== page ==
End Stage Renal Disease continues to be a result of existing and emerging burden of non-communicable disease. Providing for renal transplant facilities for ESRD patients depends upon availability of infrastructure and robust organ donation system coupled with adequate availability of trained qualified manpower. Within the limited choices, dialysis practically remains the first and in majority of cases, the only choice for ESRD patients.
Every year about 2.2 Lakh new patients of End Stage Renal Disease (ESRD) get addedin India resulting in additional demand for 3.4 Crore dialysis every year. Withapproximately 4950dialysis centres, largely in the private sector in India, the demand is less than half met with existinginfrastructure. Since every Dialysis has an additional expenditure tag of about Rs.2000, it resultsin a monthly expenditure for patients to the tune of Rs.3-4 Lakhs annually. Besides, most familieshave to undertake frequent trips, and often over long distances to access dialysis services incurringheavy travel costs and loss of wages for the patient and family members accompanying the patient.
Keeping this in mind, strengthening of District Hospitals by providing affordable multispecialty careincluding dialysis services in district hospitals would be an important step in this direction.
To gain from available capacity of private sector existing in dialysis care segment and their capability to install and operate dialysis care system in quick time, and compliment the emerging strengths of public sector such as availability of drugs and diagnostics, it has been proposed that Dialysis program be undertaken in Public Private Partnership.
There are two main types of dialysis, which are hemodialysis and peritoneal dialysis.
1. Hemodialysis (HD, commonly known as blood dialysis): In HD, the blood is filtered through a machine that acts like an artificial kidney and is returned back into the body. HD needs to be performed in a designated dialysis centre. It is usually needed about 3 times per week, with each episode taking about 3-4 hours.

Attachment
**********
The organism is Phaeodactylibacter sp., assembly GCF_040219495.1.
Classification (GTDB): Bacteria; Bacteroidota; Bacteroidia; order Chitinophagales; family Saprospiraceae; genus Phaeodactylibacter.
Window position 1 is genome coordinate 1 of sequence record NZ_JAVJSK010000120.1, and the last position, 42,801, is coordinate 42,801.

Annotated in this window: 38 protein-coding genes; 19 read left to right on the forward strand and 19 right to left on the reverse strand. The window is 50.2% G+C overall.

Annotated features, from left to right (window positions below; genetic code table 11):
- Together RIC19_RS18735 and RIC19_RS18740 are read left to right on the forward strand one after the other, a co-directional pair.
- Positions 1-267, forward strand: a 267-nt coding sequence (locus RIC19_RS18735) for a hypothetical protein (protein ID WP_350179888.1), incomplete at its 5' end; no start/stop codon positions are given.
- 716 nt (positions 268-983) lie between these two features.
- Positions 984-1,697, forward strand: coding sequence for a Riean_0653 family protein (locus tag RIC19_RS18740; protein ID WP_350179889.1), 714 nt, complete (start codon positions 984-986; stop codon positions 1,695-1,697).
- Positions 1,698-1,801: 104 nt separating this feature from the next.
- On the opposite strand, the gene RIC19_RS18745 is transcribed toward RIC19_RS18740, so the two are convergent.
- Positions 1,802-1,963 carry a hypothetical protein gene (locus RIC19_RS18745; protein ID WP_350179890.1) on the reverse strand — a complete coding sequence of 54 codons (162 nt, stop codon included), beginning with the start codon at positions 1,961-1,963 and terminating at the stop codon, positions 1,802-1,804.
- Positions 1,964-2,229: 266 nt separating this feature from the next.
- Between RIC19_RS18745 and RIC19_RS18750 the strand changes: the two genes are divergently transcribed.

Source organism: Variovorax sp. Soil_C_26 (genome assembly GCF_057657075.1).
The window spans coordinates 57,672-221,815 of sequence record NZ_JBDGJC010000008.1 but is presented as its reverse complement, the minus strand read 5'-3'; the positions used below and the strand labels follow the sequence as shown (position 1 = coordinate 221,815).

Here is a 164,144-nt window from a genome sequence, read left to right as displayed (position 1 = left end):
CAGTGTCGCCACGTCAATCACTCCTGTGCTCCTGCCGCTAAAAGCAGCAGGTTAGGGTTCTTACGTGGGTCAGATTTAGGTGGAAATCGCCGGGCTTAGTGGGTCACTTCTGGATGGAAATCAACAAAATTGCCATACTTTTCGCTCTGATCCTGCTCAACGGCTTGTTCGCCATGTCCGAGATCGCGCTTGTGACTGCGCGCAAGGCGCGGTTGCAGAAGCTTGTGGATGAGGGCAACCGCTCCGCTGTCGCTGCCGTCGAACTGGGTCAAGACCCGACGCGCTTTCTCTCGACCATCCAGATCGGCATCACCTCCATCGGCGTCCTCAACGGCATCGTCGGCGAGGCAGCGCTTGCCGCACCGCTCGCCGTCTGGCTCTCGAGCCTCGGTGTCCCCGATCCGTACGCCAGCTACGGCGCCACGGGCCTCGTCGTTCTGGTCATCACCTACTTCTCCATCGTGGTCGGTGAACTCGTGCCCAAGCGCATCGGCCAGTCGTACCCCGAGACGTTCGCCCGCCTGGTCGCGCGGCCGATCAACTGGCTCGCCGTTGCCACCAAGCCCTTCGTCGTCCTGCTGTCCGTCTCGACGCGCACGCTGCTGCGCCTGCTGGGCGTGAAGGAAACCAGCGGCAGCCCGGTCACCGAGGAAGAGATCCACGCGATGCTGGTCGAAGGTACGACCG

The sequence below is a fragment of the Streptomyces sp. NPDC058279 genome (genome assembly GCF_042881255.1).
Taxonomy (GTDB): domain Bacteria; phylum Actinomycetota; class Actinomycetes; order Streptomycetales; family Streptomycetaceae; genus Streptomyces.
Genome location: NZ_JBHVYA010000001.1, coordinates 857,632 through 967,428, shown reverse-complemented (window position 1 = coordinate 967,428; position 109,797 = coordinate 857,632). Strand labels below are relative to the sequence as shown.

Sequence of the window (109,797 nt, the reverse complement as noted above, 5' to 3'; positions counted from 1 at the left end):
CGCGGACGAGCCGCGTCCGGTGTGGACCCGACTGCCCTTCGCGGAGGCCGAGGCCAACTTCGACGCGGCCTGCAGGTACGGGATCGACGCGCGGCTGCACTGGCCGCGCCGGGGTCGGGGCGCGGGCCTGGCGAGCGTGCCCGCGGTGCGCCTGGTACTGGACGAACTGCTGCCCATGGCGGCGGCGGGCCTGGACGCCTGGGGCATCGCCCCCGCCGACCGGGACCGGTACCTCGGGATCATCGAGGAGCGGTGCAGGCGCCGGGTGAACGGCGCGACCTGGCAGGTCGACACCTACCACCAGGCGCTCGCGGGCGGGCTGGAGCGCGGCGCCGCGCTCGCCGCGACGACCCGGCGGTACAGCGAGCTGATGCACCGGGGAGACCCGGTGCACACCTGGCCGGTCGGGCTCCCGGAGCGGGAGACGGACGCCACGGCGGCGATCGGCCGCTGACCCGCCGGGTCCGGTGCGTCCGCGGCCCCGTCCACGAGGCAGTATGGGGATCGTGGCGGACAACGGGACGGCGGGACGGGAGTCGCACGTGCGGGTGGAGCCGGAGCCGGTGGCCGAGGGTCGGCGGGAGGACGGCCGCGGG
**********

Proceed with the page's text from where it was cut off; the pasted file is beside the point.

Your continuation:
2. Peritoneal dialysis (PD, commonly known as water dialysis): In PD, the blood is cleaned without being removed from the body. The abdomen sac (lining) acts as a natural filter. A solution (mainly made up of salts and sugars) is injected into the abdomen that encourages filtration such that the waste is transferred from the blood to the solution. There are 2 types of PD - continuous ambulatory peritoneal dialysis (CAPD) and automated peritoneal dialysis (APD). CAPD needs to be done 3 to 5 times every day, but does not require a machine. APD uses an automated cycler machine to perform 3 to 5 exchanges during the night while the patient is asleep.
Close medical supervision is not required for most PD cases, thus making it a feasible optionfor patients who may want to undergo dialysis in the home setting. Each treatment option hasits advantages and disadvantages, which vary with the condition of the patient and presenceof underlying diseases. It is therefore important for every patient with ESRD to discuss varioustreatment options in detail with his doctor before starting treatment.
Public Private Partnership for Hemodialysis services:
Based on consultation with experts and discussion with some of the statesimplementing the Dialysisprogram in the PPP mode, the following was considered as the ideal and cost -effective approach.
a. It is desirable to roll out dialysis services in the states, beginning with the District Hospitals in a PPP mode. Direct provisioning by the state governments would be time consuming and likely to be costly and risky.
b. Service Provider should provide medical human resource, dialysis machine along with RO water plant infrastructure, dialyzer and consumables.
c. Payer Government should provide space in District Hospitals, Drugs, Power and water supply and pay for the cost of dialysis for the poor patients.